Homeland Security Secretary Alejandro Mayorkas holds a press conference at a U.S. Border Patrol station on Jan. 8, 2024 in Eagle Pass, Texas.

Homeland Security Secretary Alejandro Mayorkas holds a press conference at a U.S. Border Patrol station on Jan. 8, 2024 in Eagle Pass, Texas. John Moore/Getty Images

House fails to impeach DHS secretary

Alejandro Mayorkas is no longer in peril after the failed vote. If the measure had passed, it would have been the first time a cabinet secretary had been impeached in nearly 150 years.

The House on Tuesday failed to impeach the head of the Homeland Security Department, with a handful of Republicans joining Democrats to defeat the effort to pass such a resolution for just the second time in U.S. history. 

The chamber rejected DHS Secretary Alejandro Mayorkas’ impeachment with in a 214-216 vote, with four Republicans joining all Democrats in saying the inquiry failed to lay out any crimes he committed. It would have marked the first cabinet impeachment since 1876, when the House did so for President Grant's Secretary of War William Belknap. 

The House rejected two articles of impeachment against Mayorkas: the first accused the secretary of failing to carry out a bevy of federal statutes related to immigration. DHS and congressional Democrats have repeatedly noted that no department secretary has met those standards, such as detaining every migrant who crosses into the country. The second article concerned allegations Mayorkas violated his oath of office, lied to Congress and obstructed the committee’s investigation.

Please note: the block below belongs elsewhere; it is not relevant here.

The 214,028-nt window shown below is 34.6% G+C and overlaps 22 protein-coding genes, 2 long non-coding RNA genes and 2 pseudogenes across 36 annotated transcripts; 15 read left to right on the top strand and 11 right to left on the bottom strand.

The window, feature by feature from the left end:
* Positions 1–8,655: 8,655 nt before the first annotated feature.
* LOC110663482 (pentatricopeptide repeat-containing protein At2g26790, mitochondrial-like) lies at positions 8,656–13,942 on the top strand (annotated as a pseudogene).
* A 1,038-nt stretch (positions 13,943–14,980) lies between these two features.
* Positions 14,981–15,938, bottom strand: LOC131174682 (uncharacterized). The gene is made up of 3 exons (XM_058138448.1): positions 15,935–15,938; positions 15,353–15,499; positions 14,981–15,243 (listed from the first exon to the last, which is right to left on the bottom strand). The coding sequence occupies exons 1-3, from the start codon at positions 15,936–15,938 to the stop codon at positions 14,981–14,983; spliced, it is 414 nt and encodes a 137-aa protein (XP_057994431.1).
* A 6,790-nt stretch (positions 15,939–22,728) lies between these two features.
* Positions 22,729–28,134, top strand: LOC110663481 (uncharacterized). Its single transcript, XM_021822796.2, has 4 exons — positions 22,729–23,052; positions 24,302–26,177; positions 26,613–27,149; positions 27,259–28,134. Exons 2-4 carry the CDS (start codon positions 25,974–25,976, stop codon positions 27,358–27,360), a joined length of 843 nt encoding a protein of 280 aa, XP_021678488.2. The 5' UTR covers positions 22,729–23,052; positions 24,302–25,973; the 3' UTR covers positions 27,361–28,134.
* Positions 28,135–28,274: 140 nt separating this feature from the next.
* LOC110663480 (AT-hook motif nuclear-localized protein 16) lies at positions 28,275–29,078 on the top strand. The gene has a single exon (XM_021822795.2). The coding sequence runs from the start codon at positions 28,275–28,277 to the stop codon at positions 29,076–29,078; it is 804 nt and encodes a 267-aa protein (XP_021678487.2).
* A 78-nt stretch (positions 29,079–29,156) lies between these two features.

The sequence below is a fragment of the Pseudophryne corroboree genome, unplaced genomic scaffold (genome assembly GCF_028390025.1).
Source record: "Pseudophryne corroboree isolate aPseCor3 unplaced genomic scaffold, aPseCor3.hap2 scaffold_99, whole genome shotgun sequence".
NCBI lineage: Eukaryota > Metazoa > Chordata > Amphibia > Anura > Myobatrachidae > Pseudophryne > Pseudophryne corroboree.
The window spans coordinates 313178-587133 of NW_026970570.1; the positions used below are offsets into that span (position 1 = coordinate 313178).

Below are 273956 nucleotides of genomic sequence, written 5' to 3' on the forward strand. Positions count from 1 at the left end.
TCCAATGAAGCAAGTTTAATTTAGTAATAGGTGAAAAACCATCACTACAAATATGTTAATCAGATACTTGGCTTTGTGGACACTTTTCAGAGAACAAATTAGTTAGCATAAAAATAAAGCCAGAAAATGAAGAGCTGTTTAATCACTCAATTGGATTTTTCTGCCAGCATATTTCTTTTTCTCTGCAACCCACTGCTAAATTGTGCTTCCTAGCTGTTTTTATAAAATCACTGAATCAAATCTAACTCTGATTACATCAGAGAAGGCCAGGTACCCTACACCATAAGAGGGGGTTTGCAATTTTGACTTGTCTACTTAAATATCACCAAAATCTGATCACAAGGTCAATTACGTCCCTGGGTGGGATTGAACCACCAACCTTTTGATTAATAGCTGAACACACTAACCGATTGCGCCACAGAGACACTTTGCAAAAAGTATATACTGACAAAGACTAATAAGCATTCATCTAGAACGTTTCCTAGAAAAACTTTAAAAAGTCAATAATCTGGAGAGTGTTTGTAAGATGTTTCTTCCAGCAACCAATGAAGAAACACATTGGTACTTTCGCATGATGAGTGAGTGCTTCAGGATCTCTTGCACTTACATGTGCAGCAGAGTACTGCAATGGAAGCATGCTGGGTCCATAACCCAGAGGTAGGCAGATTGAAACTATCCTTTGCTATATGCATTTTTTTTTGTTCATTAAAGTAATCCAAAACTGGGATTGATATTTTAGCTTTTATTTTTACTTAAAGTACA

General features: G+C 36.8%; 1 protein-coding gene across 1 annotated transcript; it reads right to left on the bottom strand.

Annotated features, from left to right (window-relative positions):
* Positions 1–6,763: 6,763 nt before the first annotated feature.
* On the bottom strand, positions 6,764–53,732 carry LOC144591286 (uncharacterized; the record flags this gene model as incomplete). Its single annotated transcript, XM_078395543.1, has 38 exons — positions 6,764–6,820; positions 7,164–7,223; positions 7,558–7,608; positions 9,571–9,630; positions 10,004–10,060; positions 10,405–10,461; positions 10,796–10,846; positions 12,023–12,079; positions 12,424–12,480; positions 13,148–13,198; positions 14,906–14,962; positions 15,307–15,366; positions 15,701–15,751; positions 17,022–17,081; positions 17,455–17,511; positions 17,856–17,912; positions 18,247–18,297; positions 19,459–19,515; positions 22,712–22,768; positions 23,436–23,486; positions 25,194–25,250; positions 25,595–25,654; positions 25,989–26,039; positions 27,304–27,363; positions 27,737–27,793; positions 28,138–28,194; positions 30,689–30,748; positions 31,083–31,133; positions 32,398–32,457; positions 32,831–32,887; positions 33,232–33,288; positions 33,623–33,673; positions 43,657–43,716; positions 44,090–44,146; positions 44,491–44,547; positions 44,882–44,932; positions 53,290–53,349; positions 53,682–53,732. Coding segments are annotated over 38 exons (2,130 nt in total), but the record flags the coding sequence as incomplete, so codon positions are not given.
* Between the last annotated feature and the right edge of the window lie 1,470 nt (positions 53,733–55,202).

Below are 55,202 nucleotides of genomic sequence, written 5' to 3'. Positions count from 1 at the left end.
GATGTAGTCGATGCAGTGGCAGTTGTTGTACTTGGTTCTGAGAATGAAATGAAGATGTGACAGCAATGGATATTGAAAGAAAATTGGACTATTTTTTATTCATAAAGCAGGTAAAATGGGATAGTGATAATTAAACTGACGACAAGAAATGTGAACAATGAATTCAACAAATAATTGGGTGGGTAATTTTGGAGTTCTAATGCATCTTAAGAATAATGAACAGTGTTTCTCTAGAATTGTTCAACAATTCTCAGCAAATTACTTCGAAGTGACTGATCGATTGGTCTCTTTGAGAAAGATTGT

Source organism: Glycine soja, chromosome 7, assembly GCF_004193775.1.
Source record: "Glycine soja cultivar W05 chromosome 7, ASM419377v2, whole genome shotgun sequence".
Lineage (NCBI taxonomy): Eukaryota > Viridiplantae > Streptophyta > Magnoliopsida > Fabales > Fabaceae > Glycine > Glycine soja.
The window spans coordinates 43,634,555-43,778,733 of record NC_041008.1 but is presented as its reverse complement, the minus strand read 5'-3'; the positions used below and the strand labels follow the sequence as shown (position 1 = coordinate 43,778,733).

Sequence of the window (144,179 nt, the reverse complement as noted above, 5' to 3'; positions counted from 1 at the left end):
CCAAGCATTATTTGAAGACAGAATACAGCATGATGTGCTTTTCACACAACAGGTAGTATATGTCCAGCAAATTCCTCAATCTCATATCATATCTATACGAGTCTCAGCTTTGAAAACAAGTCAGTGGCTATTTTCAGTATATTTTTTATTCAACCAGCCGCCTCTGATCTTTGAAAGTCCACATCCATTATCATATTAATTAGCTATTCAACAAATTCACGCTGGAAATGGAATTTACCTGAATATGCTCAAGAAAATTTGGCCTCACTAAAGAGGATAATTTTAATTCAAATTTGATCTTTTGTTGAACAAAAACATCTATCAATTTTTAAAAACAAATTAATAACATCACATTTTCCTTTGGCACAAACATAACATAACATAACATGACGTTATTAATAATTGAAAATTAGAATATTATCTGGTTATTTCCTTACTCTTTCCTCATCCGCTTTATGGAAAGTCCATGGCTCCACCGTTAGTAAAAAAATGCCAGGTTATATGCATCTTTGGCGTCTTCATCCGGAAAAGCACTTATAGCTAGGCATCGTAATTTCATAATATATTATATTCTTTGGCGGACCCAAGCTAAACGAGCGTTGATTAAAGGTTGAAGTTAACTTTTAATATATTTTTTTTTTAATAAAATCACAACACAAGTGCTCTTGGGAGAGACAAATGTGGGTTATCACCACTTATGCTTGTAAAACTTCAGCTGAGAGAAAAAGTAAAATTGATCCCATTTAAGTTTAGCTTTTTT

Had the articles moved to the Senate, the Democratic majority was nearly certain to not convict and remove Mayorkas anyway. Senate leadership had not yet unveiled its plans regarding if or when it would have held a trial for the secretary. 

Congressional Democrats, the Biden administration and Mayorkas himself have blasted the effort as vindictive, politically motivated and setting a dangerous precedent. They have accused Republicans of failing to spell out any specific “high crimes and misdemeanors” that are required for impeachment under the Constitution and said their colleagues simply disagreed with President Biden’s approach to immigration and border security policy.

DHS has said under Mayorkas' leadership it has ramped up migrant removals to levels not seen since 2015 and detained every migrant possible using the number of detention beds Congress has funded. Applying the committee Republicans' logic consistently, it added, would have required the impeachment of every DHS secretary since the department's formation. DHS has provided 20,000 pages of documents to the current Congress, it said, including 13,000 to the Homeland Security panel.

Republicans have suggested after investigating Mayorkas for months, and as migrant encounters at the U.S.-Mexico border has reached unprecedented levels, that impeachment was the only means to hold the secretary accountable. 

“Secretary Mayorkas is the very type of public official the Framers feared,” Rep. Mark Green, R-Tenn., who chairs the House Homeland Security Committee, said on the House floor on Tuesday. “Someone who would cast aside the laws passed by a co-equal branch of government, replacing those with his own preferences—hurting his fellow Americans in the process.”

Democrats have derided Republicans for impeaching Mayorkas over allegations of insufficient border security while simultaneously tanking a bipartisan bill that would significantly boost border security. 

“What is happening here today is a travesty,” Rep. Bennie Thompson, D-Miss., the top Democrat on the Homeland Security panel, said in his own floor remarks. “It is an affront to the United States Constitution, it will do nothing to solve challenges at our border, and it is a baseless attack on a dedicated public servant.”

Reps. Tom McClintock, R-Calif., and Ken Buck, R-Colo., and Mike Gallagher, R-Wis., were the only Republicans to vote against Mayorkas' impeachment, with Rep. Blake Moore, R-Utah, joining them for procedural reasons. Republicans proposed a motion to reconsider the resolution, meaning the could bring it back up for a vote at another time.